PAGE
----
Critical Priorities for Extraordinary Service

Manager at desk

Ask yourself this question: What are the vital few ideas and actions that really make a difference with customers and clients?

After reflection, it seems there are thousands of tiny things that all make a necessary and positive contribution, but just five areas that are make or break.

Hire People who Care

You can teach a person to do a better job of faking a service attitude, but why not just start out with people who actually care about your customers.

They cost the same amount (unless you’re paying so little that McDonalds is stealing your best reps), but the caring person will actually go the extra mile and solve problems for clients when it counts.

Anyone can provide great service when everything is going well, but you need the big league empaths to share the love when the customer is scared and angry, all the systems are down, and the management team is out on the links wooing the next client.

One very large retail store in New York City had signs posted by all their cash registers: If any employee is particularly discourteous, please let us know. Normal discourtesy they don’t care about, but that particularly discourteous clerk was going to be toast.

Invest in the Value Chain

There are many variants on this value chain idea but the simplest formulations still work. Happy employees create happy customers, which creates happy shareholders; in that priority order. Break any link in this chain, reverse the order, and the entire focus on quality falls apart.

These are not just words, they have to be supported by the budgeting process, by the actions of senior leaders, and by the company’s investment priorities. If you tack up the value chain banners and then cut your service staff to make the quarterly numbers, you’ve just wiped out the last five years of happy talk about quality.


We did a study of employees processing claims manually versus employees processing claims with an automated system. It wasn’t the greatest automated system in the world, in fact it was ugly and rudimentary.

The error rate for the manual solution was 74% higher than the automated system. People are blessed and cursed with highly flexible short-term memories. So flexible that they forget tasks they haven’t completed and remember, as complete, tasks they haven’t even started. Automated systems just have memory, no flexibility, no forgetting, and no daydreaming.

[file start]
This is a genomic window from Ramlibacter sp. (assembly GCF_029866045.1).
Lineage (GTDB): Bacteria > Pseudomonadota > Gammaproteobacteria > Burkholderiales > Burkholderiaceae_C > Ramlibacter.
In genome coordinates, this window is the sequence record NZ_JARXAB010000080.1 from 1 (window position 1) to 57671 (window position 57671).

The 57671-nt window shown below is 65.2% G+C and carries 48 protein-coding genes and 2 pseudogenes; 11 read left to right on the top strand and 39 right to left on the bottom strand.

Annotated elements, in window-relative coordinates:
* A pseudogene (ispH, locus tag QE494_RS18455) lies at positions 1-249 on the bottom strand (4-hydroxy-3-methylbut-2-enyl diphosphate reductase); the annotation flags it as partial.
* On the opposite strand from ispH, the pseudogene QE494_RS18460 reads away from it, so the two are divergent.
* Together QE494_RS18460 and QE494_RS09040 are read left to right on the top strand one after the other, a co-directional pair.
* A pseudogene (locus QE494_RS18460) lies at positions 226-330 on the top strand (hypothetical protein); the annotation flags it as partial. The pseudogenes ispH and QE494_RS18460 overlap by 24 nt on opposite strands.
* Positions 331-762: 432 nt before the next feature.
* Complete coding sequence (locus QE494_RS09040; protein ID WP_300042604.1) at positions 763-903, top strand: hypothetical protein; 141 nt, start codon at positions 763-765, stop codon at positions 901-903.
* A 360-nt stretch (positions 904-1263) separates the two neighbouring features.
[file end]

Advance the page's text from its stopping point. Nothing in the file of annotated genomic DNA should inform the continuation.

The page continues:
Modern CRM systems can raise the bar on service quality so high that no one can compete effectively without them. Client expectations are raised beyond the performance capabilities of legacy implementations.

Training & Re-Training

The commercial insurance brokerage industry relies primarily on on-the-job training. That is a euphemism for no training. Their error rates typically require 30-50% of their transactional activity to be corrected and their files have enormous gaps in both accuracy and completeness.

By contrast the financial service industry invests 5-10 weeks of classroom training in each front line employee and then assigns a coach to each employee for another one to six months. Their error rates are usually under 5% and their files are highly automated, and predominately, both accurate and complete.

On-the-job training has a fatal flaw: the trainers themselves don’t know what they’re doing or they don’t know how to teach. They’re happy to teach, but they might as well be teaching juggling or macramé to the employees; at least the going out of business sale might be more entertaining.

Leadership Involvement

Everyone thinks of leadership involvement as the Chairman or CEO wandering into the service center twice a year and pretending to answer calls. Senior involvement and symbolic support for quality initiatives is certainly important.

The real leadership involvement has to start with the supervisors. Very few companies invest in their supervisors. Often the supervisors are experienced front line representatives selected for their first and last promotion in the company.

The reality is that these supervisors are accomplishing one of the most difficult development transitions in the organization; from individual expert to team leader. Those 10-25 people who are now in their charge will succeed or fail with the customers based on how well they are led by someone who is often leading for the first time in their career. Having highly technical supervisors in place who are also accomplished coaches and leaders is a make or break for world class quality.

Focusing on getting these five areas right will establish a solid foundation for the delivery of an extraordinary customer experience; and afford you the time needed to take up the other thousand tasks that complete the picture.

About the Author

Steven Grant is a former customer service executive from American Express with over 25 years devoted in Fortune 500 companies analyzing, improving and delivering on enhanced customer experiences.

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